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Transected Lamellar Cut Following Second Pass with a Femtosecond
Journal of Clinical and Experimental Ophthalmology

Journal of Clinical and Experimental Ophthalmology
Open Access

ISSN: 2155-9570

+44 1223 790975

Case Report - (2012) Volume 3, Issue 3

Transected Lamellar Cut Following Second Pass with a Femtosecond Laser after Incomplete Flap Construction during Laser In Situ Keratomileusis

Anthony Liu and Edward E. Manche*
Department of Ophthalmology, Stanford University School of Medicine, USA
*Corresponding Author: Edward E. Manche, Department of Ophthalmology, Stanford Eye Institute, 2452 Watson Court, Palo Alto CA 94303, USA, Tel: (650)498-7020, Fax: (650)498-6488 Email:

Abstract

Background: The majority of complications of Laser in Situ Keratomileusis leading to vision loss are related to the corneal flap. Uses of the femtosecond laser for flap construction has been shown have improved safety and predictability when compared to mechanical keratome use. We report a case of irregular astigmatism following second pass with a femtosecond laser performed due to incomplete flap construction.<> Methods: Single observational case report.
Results: Examination revealed a horizontal linear opacified stromal scar likely representing a discontinuity of the deeper second flap plane with transection into the original flap plane. This complication caused a loss of six lines of best corrected visual acuity.
Conclusion: This case demonstrates that complications resulting in persistent significant visual loss are possible with use of the femtosecond laser for a second pass following incomplete flap construction.

Introduction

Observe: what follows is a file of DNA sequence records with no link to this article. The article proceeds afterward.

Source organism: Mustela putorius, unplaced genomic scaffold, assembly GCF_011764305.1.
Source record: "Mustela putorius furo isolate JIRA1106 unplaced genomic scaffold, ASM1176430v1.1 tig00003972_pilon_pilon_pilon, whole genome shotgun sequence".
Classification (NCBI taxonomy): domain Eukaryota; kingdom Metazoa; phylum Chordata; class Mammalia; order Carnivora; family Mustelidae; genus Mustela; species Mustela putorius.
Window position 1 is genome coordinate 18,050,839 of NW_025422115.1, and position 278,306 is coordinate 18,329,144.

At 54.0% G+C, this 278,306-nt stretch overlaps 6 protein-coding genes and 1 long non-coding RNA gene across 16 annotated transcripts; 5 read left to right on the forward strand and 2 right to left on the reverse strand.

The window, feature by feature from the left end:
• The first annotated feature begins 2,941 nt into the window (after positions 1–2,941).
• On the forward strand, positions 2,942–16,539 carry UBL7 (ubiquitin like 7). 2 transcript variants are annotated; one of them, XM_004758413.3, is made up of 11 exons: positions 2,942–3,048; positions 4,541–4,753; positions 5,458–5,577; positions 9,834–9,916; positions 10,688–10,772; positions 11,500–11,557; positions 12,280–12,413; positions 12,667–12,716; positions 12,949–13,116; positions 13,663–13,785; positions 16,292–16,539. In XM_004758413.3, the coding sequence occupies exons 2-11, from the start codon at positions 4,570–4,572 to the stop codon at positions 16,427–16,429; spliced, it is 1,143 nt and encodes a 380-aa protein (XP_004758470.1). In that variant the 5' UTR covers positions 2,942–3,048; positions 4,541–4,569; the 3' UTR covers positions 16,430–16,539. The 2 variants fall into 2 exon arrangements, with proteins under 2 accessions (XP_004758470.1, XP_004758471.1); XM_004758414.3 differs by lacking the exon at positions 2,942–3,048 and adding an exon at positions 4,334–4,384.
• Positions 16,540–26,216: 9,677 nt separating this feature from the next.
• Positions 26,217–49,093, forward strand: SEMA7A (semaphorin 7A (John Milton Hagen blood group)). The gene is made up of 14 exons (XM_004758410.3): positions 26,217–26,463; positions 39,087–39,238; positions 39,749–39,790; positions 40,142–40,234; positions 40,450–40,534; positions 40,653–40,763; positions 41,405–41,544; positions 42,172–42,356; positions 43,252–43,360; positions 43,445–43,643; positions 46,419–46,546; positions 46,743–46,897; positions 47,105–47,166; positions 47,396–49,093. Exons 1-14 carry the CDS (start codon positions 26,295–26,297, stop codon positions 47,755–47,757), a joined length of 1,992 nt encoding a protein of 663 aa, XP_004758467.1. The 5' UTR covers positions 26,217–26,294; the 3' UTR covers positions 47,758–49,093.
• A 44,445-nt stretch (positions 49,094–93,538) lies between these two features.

Laser In Situ Keratomileusis (LASIK) is the most common corneal refractive surgery performed today. Many vision threatening complications are related to creation of the flap. Intraoperative flap related complications with microkeratome use are reported to occur in 0.3% [1] to 5% [2] of cases and include: partial flaps, buttonholes, thin, thick, or irregular flaps, free flaps, decentered flaps, irregular flap edges, epithelial abrasions, and flap tears. These complications commonly lead to delayed recovery and in rare cases can cause permanent loss of vision. In a review paper which included studies utilizing the Hansatome (Bausch and Lomb, San Dimas, CA), the Moria LSK-One (Moria Surgical, Doylestown, Pennsylvania), the Moria M2 (Moria Surgical, Doylestown, Pennsylvania), the NIDEK MK-2000 (NIDEK, Aichi, Japan), the Automated Corneal Shaper (Bausch and Lomb, San Dimas, CA), and the MicroPrecision keratome (Microprecision Instrument Company, Inc., Phoenix, AZ), the use of the femtosecond laser was seen to have improved the safety and predictability [3] of flap construction. The femtosecond laser was also found to produce less induced astigmatism and higher order aberrations [3]. Partial flap creation is still possible, mainly occurring due to suction loss. The overall reported incidence of flap related complication with use of the femtosecond laser is 0.37%, none of which were vision threatening [4]. The use of a second pass with a femtosecond laser following partial flap creation has been described [4,5]. For incomplete flap resections due to suction loss, the manufacturer’s instructions for the IntraLase femtosecond laser (Abbot Medical Optics, Inc., Santa Ana, CA), recommends recutting a second time using the same applanation lens patient interface and the same settings to avoid variations in flap creation character due to variance in glass thickness in surgical equipment. If the surgeon decides to operate on a different day, the manufacturer recommends cutting at least 40 um deeper to avoid the possibility of gas interface bubbles entering the primary interface resulting in stromal bed irregularity [6]. A recent study utilizing porcine eyes reported the possible occurrence of an uneven lamellar cut when using a second pass with a femtosecond laser [7].